A lost North Vancouver trail runner survived a bitterly cold night in the forest this week by burrowing into a stump and covering himself with moss.
The 44-year-old got into trouble Sunday afternoon when he struck out into the woods near Lynn Headwaters Regional Park and became disoriented. The man, who is new to North Vancouver, had started his run at 1 p.m., made his way east across the creek and up into the Hanes Valley before heading back and losing sight of his path in the failing light.
By 4: 30 p.m., in near-complete darkness and without a cellphone, the lightly dressed runner dug into a stump somewhere on the east side of Lynn Creek, huddled into the hollow he'd made and covered himself in moss.
It was another five hours before a staff member closing up Lynn Headwaters Regional Park found his car in the park's overflow lot and alerted the RCMP. Rescuers faced a challenging task.
"It's a very difficult search to conduct, because the person could have gone north, east, south or west . . . especially with trail running," said North Shore Rescue team leader Time Jones. "It was dark, and it was cold - in the creek valley (especially)."
Knowing the clock was ticking, teams fanned out across the area, setting off parachute flares and using loud hailers in an effort to draw the victim's attention. By dawn, with no sign of the man, the team brought in a helicopter and began revisiting some of the same ground, at one point following the wrong set of tracks up Hanes Valley. They were starting to lose hope.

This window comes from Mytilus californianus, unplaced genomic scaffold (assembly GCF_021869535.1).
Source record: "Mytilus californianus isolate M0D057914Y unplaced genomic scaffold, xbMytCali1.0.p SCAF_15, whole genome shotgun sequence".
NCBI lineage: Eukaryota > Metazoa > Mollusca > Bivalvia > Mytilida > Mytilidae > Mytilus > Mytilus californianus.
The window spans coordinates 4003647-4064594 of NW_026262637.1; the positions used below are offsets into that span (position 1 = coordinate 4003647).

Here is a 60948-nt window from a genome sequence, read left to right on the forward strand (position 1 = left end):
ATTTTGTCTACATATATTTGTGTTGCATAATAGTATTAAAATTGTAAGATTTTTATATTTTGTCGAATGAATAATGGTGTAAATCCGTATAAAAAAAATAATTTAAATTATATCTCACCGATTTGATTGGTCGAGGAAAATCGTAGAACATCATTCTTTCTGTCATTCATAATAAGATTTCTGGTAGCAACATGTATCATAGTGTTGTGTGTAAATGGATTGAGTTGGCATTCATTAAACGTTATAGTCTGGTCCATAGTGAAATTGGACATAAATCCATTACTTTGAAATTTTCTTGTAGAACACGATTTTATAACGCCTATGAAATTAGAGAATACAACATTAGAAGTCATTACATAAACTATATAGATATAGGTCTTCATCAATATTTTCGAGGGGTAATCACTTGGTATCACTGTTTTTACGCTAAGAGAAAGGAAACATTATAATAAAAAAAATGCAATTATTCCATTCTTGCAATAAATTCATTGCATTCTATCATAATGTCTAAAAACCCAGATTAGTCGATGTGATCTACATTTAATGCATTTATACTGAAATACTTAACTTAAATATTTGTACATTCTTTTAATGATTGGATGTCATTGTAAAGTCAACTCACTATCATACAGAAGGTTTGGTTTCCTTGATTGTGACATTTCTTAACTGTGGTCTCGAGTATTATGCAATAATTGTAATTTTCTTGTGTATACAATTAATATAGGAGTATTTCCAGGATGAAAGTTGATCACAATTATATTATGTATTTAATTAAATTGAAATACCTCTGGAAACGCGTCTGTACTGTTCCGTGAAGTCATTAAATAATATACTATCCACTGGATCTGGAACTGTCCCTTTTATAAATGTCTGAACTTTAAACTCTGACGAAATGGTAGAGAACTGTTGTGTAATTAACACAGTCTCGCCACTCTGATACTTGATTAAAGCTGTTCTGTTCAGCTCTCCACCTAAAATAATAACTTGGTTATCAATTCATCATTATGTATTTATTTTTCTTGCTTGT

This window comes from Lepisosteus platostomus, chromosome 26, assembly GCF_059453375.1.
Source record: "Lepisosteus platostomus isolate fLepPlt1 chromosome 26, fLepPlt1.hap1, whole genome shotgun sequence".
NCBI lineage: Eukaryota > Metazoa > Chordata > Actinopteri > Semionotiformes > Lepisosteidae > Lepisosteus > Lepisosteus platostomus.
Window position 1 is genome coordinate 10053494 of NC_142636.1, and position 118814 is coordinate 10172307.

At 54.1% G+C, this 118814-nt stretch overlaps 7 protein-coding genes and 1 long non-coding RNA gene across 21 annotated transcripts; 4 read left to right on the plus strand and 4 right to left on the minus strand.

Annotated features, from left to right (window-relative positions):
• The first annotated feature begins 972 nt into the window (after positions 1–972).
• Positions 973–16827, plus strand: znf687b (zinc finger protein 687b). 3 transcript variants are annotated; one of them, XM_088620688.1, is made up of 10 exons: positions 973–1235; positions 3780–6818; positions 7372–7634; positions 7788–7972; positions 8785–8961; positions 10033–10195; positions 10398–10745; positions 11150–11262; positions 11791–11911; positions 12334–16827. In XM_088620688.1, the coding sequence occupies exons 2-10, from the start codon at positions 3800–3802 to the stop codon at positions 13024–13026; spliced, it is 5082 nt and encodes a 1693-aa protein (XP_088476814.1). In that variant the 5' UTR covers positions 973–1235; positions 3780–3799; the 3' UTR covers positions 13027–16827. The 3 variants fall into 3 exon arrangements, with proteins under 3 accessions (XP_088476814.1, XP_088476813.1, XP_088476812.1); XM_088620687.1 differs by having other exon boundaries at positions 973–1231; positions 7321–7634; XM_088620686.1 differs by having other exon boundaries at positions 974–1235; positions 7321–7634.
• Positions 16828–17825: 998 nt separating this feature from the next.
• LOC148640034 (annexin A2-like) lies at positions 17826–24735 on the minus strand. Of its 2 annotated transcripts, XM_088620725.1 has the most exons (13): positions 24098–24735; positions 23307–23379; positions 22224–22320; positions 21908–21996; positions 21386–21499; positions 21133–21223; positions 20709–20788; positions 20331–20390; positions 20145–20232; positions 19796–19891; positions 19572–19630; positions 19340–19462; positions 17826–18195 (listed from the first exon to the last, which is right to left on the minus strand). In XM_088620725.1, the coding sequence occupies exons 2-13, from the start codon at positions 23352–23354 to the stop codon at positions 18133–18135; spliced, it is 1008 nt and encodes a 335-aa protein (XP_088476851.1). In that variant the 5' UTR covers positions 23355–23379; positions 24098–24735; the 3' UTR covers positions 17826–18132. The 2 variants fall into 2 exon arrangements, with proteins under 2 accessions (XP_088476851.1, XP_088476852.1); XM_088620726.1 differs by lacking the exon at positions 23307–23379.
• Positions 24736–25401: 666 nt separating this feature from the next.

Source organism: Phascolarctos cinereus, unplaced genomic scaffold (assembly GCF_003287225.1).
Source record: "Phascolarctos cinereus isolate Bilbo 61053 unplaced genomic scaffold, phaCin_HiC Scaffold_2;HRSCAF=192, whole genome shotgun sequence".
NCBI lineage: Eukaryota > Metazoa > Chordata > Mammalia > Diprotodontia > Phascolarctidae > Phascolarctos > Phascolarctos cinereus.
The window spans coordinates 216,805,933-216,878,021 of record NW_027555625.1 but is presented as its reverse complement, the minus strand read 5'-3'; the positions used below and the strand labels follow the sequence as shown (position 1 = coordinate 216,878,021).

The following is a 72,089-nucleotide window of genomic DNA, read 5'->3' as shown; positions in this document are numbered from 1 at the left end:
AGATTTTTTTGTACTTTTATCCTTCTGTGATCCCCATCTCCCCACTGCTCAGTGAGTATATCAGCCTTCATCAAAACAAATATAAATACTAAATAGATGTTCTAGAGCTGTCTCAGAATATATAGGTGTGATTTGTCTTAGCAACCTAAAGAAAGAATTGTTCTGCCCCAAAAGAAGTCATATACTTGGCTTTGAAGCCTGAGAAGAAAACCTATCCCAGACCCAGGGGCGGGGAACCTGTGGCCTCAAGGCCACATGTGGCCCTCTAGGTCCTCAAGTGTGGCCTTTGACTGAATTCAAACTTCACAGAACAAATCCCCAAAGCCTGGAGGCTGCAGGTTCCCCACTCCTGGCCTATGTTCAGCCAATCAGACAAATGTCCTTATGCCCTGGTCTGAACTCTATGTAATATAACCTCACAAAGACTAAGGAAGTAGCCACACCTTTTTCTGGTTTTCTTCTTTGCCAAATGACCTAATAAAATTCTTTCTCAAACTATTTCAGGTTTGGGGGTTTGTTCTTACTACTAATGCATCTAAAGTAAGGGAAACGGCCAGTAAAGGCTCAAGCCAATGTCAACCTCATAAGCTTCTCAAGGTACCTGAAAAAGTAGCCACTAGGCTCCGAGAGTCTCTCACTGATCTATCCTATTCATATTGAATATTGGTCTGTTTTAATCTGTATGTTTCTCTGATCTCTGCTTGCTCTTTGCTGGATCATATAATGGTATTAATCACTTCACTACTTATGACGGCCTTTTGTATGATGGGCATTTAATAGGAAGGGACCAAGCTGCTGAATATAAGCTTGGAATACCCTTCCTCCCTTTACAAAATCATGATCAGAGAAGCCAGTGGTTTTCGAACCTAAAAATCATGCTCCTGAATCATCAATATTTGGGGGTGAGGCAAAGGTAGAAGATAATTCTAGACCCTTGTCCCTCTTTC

"The two scenarios were (that) he had drowned in Lynn Creek while crossing, or that he had fallen in Crown Pass and was in a tree well," said Jones. "We were looking for an unresponsive or possibly dead person."
Miraculously, the man had survived. At about 10 a.m., the aircrew spotted him on the west side of Lynn Creek. He had apparently risen at sunrise, waded across the creek and was now trying to make his way out of the forest.
Rescuers loaded the shivering victim into the chopper and flew him to Capilano Gate rescue station where he was treated by B.C. Ambulance Service paramedics and rushed to hospital. He was suffering from exhaustion, mild to moderate hypothermia and frost bite. He is expected to recover, but it was a close call.
"His body was shutting down on him," said Jones. "People in that situation sit down on a rock and go to sleep, and that's it. That's what he would have done."
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